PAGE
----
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Three Wheels Nine Lives by Thermal And A Quarter


If the city of Bangalore ever masqueraded in the sonic dimension, it would probably be heard in a TAAQ album. Three Wheels Nine Lives (3W9L) is a guaranteed bumpy ride through the city on that black-and-yellow mean machine.

3W9L impresses right from the album art, the inner sleeves, and the humungous poster with caricatures of the trio.

‘Surrender’ opens up a funky first disc with a lot of hooks and sing-alongs. The wah-wah croaks and sniggers around Bruce’s Hendrix-y casual vocals. The title track ‘Meter Mele One and a Half’ is in 11/8 time or 5.5/8, which comes from the title (meter -4, mele– plus 1 ½ =5 ½). Despite the complex time, the song’s still got addictive chorus lines.

The auto takes a break as Bruce and friends relax with mellower tones that seem to paint sonic pictures of Lalbagh. ‘In the Middle’, ‘Birthday’ and ‘Bangalore Flowers’ have the best lyrics on the album. While ‘In the Middle’ has a reference to John Coltrane, ‘Birthday’ outrageously imagines the possibilities of time being space. ‘Bangalore Flowers’ is the pick of disc one, which lyrics that Bangalore-lovers(lovers of Bangalore and lovers in Bangalore) can relate to and a brilliant much-awaited-on-disc-1 Bruce Lee Mani guitar solo.

‘If Them Blues’ fuses Chennai’s local dabbankuthu genre (the beat, the whistle) with Hendrix’s ‘Jam back at the house’ (Woodstock ’69). The jazzy guitar-vocals duet in ‘Sad Moon’ featuring Priya Mendens on haunting vocals closes disc one.

‘For the Cat’ retains some of disc-one’s Saturday-afternoon-in-your-armchair-sipping-coffee feel of tracks like ‘Bangalore Flowers’ and ‘Billboard Bride’ but slowly moves into a tighter blues groove before returning back to the armchair. ‘Ho-hum (instrumental)’ is a brisk walk between auto-stands, while ‘Chameleon’ and ‘Dangerous Mind’ are the two dark-hard tracks of the album.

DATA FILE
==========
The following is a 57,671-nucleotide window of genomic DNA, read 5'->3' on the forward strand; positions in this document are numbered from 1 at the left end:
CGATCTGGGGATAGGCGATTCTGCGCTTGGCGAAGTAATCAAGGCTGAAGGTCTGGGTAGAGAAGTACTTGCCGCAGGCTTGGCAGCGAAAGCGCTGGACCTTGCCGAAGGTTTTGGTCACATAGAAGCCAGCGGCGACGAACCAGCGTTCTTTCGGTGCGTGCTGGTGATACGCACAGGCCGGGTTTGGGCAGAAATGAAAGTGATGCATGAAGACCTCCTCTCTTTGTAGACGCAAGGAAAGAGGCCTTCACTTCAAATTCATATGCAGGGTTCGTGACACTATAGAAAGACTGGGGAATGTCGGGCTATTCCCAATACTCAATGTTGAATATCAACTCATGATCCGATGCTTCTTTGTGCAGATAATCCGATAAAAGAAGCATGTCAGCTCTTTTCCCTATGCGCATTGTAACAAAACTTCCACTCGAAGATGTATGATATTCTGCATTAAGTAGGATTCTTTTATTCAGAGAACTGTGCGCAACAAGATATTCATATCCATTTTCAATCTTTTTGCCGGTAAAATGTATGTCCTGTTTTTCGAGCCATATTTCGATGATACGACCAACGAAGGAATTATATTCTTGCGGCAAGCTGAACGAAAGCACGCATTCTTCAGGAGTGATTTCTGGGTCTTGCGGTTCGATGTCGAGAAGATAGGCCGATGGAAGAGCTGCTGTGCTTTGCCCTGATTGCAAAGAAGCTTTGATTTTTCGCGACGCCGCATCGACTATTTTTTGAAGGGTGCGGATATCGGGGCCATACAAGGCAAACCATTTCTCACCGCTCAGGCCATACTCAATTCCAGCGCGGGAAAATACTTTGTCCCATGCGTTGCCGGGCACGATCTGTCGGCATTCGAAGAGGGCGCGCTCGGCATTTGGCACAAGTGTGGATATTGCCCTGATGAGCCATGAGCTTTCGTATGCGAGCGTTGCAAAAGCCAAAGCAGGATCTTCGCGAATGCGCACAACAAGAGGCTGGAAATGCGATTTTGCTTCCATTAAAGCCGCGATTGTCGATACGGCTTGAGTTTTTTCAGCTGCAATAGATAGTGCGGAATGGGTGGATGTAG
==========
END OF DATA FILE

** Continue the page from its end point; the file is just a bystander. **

Saturday afternoon moves into night with the ponderous ‘Who Do We Have Sex With?’ and the fizzy ‘Won’t Stop’. The bluegrass-y bonus track ‘Something You Said’ closes out disc two in a fashion similar to disc one – mellow and haunting.

The singles and live disc has its own gems –‘Simply Be’ a quirky eccentric track with a cracking bass solo, ‘Mighty Strange’ and ‘One Small Love’ have fluttery sax and a husky flute with the latter being in 10/8 time embroidered with a very Dire Strait-ish guitar work. ‘Grab Me’ is the best song on the disc, a 12/8 slow burning blues with lovely solos and the anti-corruption anthem ‘Kickbackistan’ completes the auto journey.

In 3W9L, TAAQ have brewed a perfect concoction of laid-back bluesy tracks and brisk rock n’ roll. The environs are unmistakable – Bangalore with its street-side chat shops and the large malls, the IT folk and the parks and yet it never gets up-market at any point in the album.

If you’re a guitarist you want Bruce’s amp and if you’re a vocalist you want his everyman Bangalorean casual approach to singing parts in complex time. His solos are sophisticated yet expressive. The rhythms section of TAAQ (Prakash KN on bass, Rajeev Rajagopal on drums) keeps the grooves tight and interesting through the winding time signatures.

While many bands in the country are opting for a native and desi feel with Carnatic, Hindustani or folk-ish sounds to spice things up and express themselves succinctly, TAAQ use the time-tested palette of jazz-infused blues, and aptly so, for the urban Bangalore vibe is precisely what they want to conjure.

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Purushotham Kaushik

Purushotham Kaushik is a freakish-blues guy with a Carnatic frame of mind and surreal poetic sensibilities.


Thermal and a Quarter talks about ‘Three Wheels Nine Lives’